Mavericks and Security

Apple’s Yosemite is expected to be released in mid- to late October, and with all the hype, is looking to be quite the upgrade from Mavericks. The weeks following the release of new software or operating systems is always a bit rocky, however. Even though new software is thoroughly tested, it is unlikely to find each and every bug or incompatibility can be found before the release. Regardless, a lot of Mac users are very eager to upgrade, but should we just yet?

Taking a look at the hiccups and timeline of the Mavericks release can provide a context of what could go wrong. This is by no means a predictor of what will go wrong, just a guideline of the risks with jumping on the bandwagon the second the software is released. The risks range from slight nuances to major security issues.

10.9.0
In the first weeks that Mavericks was released, one major issue caused a lot of headache for users; the new Mavericks and Western Digital (WD) external hard drives had some compatibility issues. The problem was very specific, occurred most often when the external hard drive was used with WD’s proprietary software, that is the back-up data software that was provided when the drive was purchased. The results, however, were countless drives whose data had been lost and corrupted. A month later, WD released software that addressed the issue, although a number drives were unfortunately permanently corrupted1.

10.9.1
The first major update for Mavericks was released in mid-December of 2013. This fixed a lot of little nuances from the “dot zero” release. The most anticipated being the fix for Gmail and iMail2, making the two work together more streamlined. With this release, some code was overlooked that created a significant security risk for users. A security check in server authenticity while connecting to the server was missing. This allowed a man-in-the-middle attack to happen. This means that information sent from the computer through the network is intercepted and viewable by an attacker, who is looking for sensitive information like bank accounts and passwords. The patch, found in the 10.9.2 update, was not released until February of 2014 3.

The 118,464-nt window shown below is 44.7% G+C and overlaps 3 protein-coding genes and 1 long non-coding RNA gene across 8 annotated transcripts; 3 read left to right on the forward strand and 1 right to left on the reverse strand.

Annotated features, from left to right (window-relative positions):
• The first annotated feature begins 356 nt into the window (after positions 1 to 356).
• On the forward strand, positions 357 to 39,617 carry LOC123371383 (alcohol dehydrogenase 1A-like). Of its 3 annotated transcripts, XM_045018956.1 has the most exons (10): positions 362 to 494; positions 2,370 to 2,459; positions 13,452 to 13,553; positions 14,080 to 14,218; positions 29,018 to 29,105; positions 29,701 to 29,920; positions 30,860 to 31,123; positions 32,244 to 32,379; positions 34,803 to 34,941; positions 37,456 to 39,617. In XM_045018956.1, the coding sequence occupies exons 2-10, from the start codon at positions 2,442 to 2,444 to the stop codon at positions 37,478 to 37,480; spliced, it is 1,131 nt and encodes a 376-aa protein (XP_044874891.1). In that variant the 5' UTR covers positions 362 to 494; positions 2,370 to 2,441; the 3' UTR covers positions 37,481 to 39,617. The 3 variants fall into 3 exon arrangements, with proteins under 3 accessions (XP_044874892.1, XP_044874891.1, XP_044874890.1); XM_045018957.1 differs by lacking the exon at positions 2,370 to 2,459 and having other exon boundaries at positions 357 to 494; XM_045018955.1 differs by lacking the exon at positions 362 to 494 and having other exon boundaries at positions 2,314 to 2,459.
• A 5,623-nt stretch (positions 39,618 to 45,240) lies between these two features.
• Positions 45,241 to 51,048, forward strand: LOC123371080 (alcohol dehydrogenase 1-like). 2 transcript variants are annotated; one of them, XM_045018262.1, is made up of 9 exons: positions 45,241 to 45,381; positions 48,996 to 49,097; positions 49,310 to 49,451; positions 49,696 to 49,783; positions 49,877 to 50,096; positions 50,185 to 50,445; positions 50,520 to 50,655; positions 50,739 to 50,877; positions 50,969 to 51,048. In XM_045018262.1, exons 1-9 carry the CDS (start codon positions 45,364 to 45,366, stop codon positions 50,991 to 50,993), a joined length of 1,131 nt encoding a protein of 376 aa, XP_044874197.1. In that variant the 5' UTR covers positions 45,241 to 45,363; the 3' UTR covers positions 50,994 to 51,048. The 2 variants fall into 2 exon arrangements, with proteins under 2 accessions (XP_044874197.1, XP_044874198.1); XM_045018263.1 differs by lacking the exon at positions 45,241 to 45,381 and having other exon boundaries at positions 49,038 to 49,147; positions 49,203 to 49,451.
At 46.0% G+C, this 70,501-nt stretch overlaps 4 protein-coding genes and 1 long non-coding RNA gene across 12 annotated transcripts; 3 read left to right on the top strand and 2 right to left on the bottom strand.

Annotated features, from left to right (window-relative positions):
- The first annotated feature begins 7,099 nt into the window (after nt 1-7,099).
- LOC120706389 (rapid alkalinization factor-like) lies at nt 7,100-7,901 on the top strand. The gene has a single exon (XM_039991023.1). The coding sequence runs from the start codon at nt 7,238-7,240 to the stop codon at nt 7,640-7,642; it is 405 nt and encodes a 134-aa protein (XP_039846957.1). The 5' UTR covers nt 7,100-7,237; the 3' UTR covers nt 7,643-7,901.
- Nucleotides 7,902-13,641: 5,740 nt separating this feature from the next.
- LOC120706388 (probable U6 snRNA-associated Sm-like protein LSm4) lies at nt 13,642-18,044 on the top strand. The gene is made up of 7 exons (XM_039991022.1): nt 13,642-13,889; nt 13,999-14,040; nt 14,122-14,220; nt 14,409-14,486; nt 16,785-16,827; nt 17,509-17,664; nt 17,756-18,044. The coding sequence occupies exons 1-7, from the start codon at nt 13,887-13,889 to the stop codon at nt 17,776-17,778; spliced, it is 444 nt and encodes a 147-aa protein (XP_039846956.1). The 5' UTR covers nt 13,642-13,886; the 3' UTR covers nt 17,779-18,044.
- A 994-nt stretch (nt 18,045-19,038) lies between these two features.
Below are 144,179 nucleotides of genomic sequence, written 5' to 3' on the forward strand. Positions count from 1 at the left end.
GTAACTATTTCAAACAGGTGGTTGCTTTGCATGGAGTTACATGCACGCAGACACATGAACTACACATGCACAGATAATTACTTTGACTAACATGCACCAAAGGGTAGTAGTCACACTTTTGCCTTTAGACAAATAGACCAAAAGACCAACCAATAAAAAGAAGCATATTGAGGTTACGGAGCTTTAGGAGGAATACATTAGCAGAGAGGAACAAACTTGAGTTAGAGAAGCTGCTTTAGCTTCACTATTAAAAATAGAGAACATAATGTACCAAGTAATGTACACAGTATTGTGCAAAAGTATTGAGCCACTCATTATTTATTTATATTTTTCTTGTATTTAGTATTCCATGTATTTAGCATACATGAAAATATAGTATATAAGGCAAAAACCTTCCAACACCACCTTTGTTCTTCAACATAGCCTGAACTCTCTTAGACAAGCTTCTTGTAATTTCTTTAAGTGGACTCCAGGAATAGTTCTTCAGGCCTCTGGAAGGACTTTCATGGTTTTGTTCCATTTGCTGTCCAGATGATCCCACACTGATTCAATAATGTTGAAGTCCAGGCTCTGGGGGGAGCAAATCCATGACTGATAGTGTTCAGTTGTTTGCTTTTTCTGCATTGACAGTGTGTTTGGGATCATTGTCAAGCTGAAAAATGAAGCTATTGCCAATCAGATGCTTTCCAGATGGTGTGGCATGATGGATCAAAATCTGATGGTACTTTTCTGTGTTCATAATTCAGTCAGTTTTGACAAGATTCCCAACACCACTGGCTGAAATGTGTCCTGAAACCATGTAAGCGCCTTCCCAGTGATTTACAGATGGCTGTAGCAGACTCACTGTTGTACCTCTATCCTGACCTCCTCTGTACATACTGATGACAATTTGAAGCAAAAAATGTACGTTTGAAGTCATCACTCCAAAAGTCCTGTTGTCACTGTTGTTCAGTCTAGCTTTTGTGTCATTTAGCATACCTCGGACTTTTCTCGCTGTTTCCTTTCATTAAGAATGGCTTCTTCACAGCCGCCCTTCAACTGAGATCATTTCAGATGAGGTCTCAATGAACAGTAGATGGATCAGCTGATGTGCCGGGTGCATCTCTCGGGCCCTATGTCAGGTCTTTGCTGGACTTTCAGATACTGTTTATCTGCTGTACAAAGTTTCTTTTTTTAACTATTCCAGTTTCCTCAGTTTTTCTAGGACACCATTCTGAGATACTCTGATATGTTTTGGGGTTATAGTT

10.9.2
Man-in-the-middle vulnerabilities are very serious, and the patch addressing it, among other things, was released in February 2014. With it, a few security holes again. The most serious having been the logging of Apple credentials via iBooks, which wasn’t patched until 10.9.44.

10.9.3
This patch for Mavericks addressed small code inconsistencies (which essentially all patches do) and thankfully left no major bugs–except the credentials access through iBooks was still not addressed5.

10.9.4
This update did not see any major security bugs and finally fixed the credentials access through iBooks.

10.9.5
The supposed last non-security update for Mavericks was released on the 17th of September of this year, around the same time the Shellshock bug was gaining media attention (even though the shellshock vulnerability has been accessible for years). The Shellshock bug allows unauthorized users to remotely issue commands on the exposed computer. Although Apple was aware of the bug in mid September, the patch for specifically this vulnerability wasn’t released until two weeks later, which received a lot of criticism from security experts; even now only two components of Shellshock have been addressed5.

What does this mean for Yosemite? It would be wise to hold out a week or two before downloading the initial dot zero release. This same bugs as Mavericks won’t happen exactly, but because Apple can’t test for each and every thing before release, other variants are expected. It is worth noting, however, that Apple allowed a public beta of Yosemite, which will certainly minimize the amount of things that will come up. Regardless if you decide to wait or dive in right away, always make a back-up.